If the Senate changed or rewrote the bill, it would need to go back to the House for another vote, then it would go to the president’s desk for signed approval or veto.

Several possible impacts on risk adjustment if AHCA becomes law

  • Smaller insurable populations: In its current proposed form, the AHCA allows states to apply to HHS (Health and Human Services) for waivers for the coverage requirement for individuals with pre-existing conditions, but the states must make provisions for these persons to be covered under high-risk pools. Risk adjustment professionals will have to pay attention to the states that are likely to apply for such waivers, as there will be significant shifts in the insurable populations— perhaps an improvement in the overall health of the general risk pool and decrease in the size of the pool. Smaller healthier pools would mean plans will have fewer chronic conditions to report and may result less variation in risk across plans.
  • New high-risk pools: The previously mentioned point brings us to the possible creation of high risk pools. High-risk pools would essentially be small markets for especially sick people. It’s yet to be seen how risk adjustment will function in this context, but it may function similarly to Medicare Advantage, another program where it’s generally assumed that members have significant chronic care needs.
  • Lower costs for younger individuals: The new proposed legislation includes allowances for insurance companies to charge older enrollees more for coverage. This naturally means younger, healthier enrollees will be charged lower premiums — and the legislation includes a proposed refundable tax credit for those under 30 years old to offset their premiums. This may still not be enough to convince younger Americans to buy health insurance. The enthusiastic participation of younger, healthier enrollees in risk pools is of course critical to creating a balanced risk pool, and the possible exodus of this population from the individual market would affect risk adjustment.

A slow senate means a sticky status-quo

The bill still faces staggering opposition from numerous healthcare industry groups such as the American Medical Association, the American Hospital Association, the Association of American Medical Colleges and consumer advocacy groups like the AARP. With the new bill’s updated CBO (Congressional Budget Office) score due the week of May 22nd, and polls also showing the ACA’s popularity rising, Democrats are sure to stay away from the legislation, and it will be tight work keeping moderate Republicans on board.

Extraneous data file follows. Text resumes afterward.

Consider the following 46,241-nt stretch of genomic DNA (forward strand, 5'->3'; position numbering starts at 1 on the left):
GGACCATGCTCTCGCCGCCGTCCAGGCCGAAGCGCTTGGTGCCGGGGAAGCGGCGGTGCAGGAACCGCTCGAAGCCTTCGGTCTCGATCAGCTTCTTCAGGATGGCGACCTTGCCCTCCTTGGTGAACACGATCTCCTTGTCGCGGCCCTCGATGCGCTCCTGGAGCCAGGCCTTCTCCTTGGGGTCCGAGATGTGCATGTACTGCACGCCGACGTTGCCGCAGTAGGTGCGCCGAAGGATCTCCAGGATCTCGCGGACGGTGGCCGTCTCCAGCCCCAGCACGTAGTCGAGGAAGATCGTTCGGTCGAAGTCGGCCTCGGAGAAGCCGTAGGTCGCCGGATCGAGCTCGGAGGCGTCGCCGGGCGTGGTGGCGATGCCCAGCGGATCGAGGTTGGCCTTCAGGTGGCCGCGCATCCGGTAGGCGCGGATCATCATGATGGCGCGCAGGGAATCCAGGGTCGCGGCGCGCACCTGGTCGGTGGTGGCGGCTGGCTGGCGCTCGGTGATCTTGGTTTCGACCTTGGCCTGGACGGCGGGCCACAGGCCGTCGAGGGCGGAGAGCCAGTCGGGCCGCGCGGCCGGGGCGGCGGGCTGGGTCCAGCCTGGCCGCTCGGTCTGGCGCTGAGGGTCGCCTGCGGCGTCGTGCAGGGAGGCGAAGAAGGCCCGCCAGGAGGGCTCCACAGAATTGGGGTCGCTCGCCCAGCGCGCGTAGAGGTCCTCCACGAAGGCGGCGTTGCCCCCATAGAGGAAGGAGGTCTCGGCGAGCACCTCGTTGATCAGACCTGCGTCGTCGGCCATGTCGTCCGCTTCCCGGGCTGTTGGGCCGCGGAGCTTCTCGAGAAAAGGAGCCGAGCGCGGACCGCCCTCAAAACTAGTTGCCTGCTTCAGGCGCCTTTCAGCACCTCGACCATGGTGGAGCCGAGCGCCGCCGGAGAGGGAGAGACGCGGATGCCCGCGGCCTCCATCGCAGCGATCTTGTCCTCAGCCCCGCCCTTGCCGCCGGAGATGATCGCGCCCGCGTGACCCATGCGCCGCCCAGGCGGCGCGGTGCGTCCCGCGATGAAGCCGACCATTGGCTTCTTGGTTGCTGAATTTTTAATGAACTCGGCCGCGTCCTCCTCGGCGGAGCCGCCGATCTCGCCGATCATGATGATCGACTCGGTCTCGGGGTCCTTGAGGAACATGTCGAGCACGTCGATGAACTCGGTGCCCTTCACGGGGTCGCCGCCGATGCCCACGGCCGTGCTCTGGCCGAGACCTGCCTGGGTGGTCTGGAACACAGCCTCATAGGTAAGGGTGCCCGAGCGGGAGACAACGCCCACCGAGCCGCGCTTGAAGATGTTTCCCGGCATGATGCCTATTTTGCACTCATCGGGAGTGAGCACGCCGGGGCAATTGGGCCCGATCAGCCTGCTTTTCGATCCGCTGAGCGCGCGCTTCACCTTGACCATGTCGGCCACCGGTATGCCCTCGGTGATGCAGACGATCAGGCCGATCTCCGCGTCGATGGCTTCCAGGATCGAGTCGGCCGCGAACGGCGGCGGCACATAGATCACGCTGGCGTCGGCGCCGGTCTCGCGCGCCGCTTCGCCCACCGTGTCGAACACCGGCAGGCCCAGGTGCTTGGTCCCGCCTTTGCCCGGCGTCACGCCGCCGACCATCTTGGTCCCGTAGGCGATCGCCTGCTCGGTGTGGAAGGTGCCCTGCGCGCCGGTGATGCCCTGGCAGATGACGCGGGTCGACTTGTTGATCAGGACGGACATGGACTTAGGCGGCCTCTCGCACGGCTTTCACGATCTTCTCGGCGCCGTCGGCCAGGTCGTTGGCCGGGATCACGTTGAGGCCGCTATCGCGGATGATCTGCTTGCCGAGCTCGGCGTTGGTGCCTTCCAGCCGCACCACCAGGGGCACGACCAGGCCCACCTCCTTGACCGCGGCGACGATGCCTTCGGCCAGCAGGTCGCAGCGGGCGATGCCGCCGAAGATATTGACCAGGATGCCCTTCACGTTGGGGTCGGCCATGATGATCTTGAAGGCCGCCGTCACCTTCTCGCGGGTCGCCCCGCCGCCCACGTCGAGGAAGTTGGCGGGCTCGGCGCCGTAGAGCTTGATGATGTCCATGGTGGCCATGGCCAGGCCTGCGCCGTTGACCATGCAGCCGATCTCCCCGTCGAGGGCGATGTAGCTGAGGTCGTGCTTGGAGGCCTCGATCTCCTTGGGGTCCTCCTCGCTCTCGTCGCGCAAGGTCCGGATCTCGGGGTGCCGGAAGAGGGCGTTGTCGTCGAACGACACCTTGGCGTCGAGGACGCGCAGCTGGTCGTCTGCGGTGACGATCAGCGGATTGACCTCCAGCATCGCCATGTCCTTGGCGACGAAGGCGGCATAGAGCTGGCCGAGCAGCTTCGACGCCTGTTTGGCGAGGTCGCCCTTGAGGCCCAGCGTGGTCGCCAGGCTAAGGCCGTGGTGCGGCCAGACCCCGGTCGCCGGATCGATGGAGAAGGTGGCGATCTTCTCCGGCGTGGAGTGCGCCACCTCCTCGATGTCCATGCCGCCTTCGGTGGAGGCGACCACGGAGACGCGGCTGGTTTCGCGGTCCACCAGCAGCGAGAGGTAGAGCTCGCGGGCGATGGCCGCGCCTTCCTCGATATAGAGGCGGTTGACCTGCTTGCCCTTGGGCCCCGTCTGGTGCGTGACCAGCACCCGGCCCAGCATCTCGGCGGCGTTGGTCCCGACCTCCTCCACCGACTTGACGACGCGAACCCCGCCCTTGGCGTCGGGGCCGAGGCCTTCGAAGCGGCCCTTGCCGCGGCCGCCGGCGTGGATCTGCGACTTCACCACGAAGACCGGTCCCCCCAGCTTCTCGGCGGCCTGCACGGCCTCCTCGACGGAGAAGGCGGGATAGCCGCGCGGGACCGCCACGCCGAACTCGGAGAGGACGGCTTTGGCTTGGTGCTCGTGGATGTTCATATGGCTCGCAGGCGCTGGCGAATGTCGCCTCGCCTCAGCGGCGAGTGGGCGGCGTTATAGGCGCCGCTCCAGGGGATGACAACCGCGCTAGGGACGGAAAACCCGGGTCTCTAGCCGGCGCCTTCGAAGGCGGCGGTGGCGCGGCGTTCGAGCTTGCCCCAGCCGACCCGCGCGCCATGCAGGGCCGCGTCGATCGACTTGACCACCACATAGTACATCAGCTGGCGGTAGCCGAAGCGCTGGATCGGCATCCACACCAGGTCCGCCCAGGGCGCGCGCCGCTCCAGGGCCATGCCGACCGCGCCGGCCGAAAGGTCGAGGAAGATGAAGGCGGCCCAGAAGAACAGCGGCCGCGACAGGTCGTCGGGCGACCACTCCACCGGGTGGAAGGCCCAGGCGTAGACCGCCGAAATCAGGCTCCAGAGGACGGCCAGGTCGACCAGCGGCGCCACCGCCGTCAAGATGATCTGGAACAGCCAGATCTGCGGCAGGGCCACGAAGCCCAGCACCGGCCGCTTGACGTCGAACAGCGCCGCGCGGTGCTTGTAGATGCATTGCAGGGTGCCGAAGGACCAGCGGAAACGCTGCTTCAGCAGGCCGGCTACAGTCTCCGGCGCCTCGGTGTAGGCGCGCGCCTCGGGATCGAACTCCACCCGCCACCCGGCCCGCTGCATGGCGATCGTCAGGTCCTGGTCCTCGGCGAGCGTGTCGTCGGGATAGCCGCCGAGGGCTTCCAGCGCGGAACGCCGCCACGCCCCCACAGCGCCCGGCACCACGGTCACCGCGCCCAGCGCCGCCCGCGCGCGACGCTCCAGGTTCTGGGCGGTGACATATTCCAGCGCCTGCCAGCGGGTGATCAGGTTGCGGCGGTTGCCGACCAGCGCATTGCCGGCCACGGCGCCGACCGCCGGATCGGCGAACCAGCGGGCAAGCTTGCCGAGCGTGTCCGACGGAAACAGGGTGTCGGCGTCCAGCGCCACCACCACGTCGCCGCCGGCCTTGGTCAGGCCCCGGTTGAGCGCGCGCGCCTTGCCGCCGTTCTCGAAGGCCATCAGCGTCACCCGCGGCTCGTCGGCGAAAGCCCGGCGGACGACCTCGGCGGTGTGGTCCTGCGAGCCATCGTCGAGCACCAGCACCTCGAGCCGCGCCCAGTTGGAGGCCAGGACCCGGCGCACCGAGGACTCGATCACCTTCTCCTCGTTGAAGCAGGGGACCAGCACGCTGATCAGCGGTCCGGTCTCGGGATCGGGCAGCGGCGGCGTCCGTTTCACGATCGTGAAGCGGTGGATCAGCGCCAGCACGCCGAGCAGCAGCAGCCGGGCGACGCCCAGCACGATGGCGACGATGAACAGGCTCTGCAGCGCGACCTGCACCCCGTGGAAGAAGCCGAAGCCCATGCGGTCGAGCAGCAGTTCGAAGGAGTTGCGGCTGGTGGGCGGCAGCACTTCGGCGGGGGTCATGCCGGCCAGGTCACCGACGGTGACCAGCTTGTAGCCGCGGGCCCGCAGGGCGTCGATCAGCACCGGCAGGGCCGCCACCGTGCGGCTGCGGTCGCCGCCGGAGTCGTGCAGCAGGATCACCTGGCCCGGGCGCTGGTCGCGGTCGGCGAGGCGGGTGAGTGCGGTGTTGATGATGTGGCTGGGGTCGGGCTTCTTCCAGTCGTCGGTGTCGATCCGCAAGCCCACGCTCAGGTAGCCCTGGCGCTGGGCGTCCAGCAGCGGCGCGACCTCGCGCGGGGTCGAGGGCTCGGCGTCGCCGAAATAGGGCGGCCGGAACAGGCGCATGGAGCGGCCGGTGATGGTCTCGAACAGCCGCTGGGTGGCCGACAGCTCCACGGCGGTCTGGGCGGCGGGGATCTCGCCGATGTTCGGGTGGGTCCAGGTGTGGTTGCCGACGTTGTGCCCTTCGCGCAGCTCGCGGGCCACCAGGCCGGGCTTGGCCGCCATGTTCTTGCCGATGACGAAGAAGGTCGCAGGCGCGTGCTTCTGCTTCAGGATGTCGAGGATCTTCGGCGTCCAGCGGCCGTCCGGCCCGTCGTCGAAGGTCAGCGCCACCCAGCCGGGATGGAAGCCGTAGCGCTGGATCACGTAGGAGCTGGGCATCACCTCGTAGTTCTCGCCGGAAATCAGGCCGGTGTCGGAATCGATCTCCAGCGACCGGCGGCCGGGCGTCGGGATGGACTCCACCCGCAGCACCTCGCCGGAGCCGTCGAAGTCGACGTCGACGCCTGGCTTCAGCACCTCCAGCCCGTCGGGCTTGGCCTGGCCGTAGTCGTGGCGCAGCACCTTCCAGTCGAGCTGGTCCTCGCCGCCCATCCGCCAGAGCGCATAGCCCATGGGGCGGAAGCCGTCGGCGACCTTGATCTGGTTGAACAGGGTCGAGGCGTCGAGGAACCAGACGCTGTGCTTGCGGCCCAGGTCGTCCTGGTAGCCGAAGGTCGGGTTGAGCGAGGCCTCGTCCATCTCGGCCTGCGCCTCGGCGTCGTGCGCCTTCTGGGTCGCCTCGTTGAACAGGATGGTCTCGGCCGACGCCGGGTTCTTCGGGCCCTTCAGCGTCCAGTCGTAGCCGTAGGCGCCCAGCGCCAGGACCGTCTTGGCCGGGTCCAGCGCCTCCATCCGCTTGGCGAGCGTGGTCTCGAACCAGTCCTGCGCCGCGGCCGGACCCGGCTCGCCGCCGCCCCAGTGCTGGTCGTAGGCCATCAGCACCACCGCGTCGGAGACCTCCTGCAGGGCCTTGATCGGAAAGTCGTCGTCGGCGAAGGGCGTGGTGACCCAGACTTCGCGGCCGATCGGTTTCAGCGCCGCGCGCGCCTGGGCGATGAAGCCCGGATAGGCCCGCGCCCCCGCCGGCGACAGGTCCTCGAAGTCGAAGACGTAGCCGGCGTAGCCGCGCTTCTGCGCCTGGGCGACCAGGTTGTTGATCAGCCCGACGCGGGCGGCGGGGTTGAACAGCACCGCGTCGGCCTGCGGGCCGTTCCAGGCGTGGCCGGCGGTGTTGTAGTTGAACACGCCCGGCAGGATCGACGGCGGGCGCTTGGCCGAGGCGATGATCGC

With such little room for defections, it will be a tricky game for Republicans to iron out details that meet the needs of the entire caucus. There are a number of sticking points that may leak support from center Republicans like defunding Planned Parenthood or pushing to reduce Medicaid coverage. Politico reported last week that it may take McConnell and his Senate colleagues until the Senate’s August recess to prepare a version of the bill that will succeed. “It will be a real big challenge on the Senate side,” Time Magazine quotes McConnell about passage through the Chamber he leads. However, these challenges in the Senate should not lead to assumptions that the status quo will remain. The fact is, that the numbers are there for something to pass, the question is —  What?.


1. First, it allows insurers to charge enrollees in their 50s and 60s more than younger enrollees. Second, it allows states to waive essential health benefits and certain sections of the community rating program— which allows the sick to coexist in risk pools with the healthy. Without the community ratings, individuals with pre-existing conditions can be charged much more for coverage, though they cannot be denied coverage.